The Importance Of Price

The first snowstorm we had in New York in 2009 was couple days before Christmas. And when I say “snowstorm” – I mean it! We had 16 inches of snow! As any other sane person, I didn’t want to drive my rear-wheel drive Lincoln in it. Also, as pretty much everybody else, I had things to take care of and, also as pretty much everybody else, I called for a taxi. Do you think they were busy – you bet! Do you think they were smart about it – you bet they weren’t!

In my article How To Make A Taxi Business Profitable I mention that most taxi service owners see their businesses as “just another taxi company.” Also, most taxi service owners in North America don’t really understand the significance of pricing. Price depends on two factors: supply and demand. That’s economics 101. There’s a reason why airplane tickets, hotels, you name it, cost more during the holiday season, more on weekends versus weekdays, etc. – because the demand is higher than at any other time during the year, and hence the price increase. The same idea can and should be applied in the taxi business. It is already being applied in some of the big cities across the country. For example, New York City. At the moment (the numbers may change in the future), there is a night surcharge of $.50 after 8:00 PM & before 6:00 AM. There also is a peak hour weekday surcharge of $1.00 Monday – Friday after 4:00 PM & before 8:00 PM. This strategy should be used by all taxi companies. What’s your busiest time? Peak hour surcharge. Busy on weekends? Weekend surcharge. Not busy from 1am to 4am on weekdays? Introduce a discount. Is there a snowstorm? Have an “extreme weather conditions” surcharge. I know, I know. You probably some kind of regulations about the taxi fare price in your area. Don’t use it as an excuse, though. Figure out a way to structure a variable pricing.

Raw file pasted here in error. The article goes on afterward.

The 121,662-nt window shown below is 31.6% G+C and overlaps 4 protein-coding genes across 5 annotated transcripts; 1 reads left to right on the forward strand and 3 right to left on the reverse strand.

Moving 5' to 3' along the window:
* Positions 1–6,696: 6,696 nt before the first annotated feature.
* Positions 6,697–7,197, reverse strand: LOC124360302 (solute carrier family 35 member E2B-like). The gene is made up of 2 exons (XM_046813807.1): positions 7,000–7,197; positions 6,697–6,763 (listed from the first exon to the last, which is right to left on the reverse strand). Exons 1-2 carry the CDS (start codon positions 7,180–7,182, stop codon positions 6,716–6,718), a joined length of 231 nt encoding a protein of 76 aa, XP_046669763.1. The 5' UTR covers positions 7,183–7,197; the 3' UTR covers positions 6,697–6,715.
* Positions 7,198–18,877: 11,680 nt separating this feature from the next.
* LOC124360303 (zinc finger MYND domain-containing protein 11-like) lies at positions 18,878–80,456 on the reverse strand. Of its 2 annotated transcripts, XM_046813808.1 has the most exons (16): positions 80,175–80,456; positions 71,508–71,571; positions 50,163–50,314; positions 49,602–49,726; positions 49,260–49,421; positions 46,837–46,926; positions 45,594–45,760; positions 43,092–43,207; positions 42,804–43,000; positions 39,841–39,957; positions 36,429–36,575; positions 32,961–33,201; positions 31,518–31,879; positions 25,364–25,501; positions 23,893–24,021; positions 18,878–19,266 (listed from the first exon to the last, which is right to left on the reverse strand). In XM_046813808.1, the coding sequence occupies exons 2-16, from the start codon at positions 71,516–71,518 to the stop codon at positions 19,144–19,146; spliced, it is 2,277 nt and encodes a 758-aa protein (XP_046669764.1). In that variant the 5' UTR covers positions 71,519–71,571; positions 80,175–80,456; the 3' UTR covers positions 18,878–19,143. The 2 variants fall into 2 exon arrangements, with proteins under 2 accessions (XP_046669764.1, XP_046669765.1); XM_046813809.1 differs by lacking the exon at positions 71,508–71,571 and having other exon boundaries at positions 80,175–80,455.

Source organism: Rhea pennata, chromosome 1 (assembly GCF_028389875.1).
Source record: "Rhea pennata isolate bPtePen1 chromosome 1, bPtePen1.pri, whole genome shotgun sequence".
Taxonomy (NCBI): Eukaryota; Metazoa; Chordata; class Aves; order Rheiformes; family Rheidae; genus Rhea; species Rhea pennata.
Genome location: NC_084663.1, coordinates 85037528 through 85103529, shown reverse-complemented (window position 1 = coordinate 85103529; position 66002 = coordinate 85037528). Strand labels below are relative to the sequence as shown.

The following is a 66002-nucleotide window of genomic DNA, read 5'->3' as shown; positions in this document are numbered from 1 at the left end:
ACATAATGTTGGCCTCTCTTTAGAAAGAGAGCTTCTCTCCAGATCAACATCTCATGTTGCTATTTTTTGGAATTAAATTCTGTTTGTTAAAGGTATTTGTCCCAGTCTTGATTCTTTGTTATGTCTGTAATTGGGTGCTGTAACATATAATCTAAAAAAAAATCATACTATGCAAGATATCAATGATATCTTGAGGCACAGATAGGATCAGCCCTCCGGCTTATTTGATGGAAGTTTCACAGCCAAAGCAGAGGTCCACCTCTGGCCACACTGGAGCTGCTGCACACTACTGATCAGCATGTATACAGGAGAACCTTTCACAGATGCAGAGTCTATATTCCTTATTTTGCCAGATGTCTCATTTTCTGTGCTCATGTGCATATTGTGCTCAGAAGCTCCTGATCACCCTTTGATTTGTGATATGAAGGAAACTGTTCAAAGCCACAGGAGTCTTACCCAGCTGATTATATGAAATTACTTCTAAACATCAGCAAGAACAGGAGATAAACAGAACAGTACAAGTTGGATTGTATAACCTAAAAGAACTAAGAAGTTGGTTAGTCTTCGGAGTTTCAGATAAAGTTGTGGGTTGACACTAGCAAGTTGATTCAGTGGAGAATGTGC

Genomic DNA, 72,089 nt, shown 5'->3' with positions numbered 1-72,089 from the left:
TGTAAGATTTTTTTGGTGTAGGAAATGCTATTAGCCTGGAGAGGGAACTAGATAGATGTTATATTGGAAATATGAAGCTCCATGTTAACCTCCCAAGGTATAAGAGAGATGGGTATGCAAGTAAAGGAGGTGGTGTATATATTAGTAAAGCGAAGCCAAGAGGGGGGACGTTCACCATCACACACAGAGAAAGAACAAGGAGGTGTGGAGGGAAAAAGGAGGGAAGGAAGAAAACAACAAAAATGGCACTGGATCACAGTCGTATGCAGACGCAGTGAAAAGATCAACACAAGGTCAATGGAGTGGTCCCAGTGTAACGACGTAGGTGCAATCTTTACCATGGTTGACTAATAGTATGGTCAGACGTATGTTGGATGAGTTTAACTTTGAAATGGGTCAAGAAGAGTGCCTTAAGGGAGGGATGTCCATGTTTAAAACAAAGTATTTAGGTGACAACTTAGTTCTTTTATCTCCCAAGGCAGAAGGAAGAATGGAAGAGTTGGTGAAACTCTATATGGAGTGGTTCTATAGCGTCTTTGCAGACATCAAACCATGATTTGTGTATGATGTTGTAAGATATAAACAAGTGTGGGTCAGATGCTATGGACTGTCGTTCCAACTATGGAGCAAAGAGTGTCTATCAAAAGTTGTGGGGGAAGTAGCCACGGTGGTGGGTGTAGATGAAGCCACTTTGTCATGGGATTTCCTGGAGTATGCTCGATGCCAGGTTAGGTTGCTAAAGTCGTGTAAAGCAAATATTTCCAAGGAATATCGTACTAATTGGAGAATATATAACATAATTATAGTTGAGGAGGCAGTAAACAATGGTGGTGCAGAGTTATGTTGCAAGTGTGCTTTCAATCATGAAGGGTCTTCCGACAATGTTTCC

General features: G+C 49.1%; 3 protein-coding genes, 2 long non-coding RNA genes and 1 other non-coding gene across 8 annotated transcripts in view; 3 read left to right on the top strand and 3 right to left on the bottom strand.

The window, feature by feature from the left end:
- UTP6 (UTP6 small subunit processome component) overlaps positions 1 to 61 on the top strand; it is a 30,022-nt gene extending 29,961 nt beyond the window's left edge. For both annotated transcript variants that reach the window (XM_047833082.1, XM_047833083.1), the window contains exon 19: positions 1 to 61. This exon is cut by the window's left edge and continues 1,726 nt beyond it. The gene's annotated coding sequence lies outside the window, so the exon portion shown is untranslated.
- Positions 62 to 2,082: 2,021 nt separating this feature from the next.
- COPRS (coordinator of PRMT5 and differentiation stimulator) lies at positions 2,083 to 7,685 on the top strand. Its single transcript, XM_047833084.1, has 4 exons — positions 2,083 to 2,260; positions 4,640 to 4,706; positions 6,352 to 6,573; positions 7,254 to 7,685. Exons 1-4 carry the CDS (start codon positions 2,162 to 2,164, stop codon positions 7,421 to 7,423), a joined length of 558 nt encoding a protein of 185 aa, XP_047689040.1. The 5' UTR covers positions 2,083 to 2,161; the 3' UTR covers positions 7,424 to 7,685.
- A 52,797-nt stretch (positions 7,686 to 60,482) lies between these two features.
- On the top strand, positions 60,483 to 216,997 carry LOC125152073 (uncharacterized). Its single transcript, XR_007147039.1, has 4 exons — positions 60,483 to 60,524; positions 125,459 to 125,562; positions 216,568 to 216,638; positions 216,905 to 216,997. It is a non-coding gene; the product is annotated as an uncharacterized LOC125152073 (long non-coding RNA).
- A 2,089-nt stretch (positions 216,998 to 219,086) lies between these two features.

Such an approach has benefits all around: you’ll make more money, take better care of your drivers and repulse cheap-skate customers, whom you do not want to deal with in the first place, as cheap-skaters are never loyal customers. They are only loyal to the cheapest price and business built on the cheapest price can never be sustainable in the long run.

The rule of thumb here is very simple: if you have times when you can’t handle all the work (demand is higher than the supply) – raise the prices. Introduce a surcharge. When it’s slow (supply is higher than demand) – introduce a discount. Test it. You don’t want to jack up the prices so high that you lose all your customers and at the same time you don’t want to discount to the point where you are making no money and attracting only the cheapest crowd.

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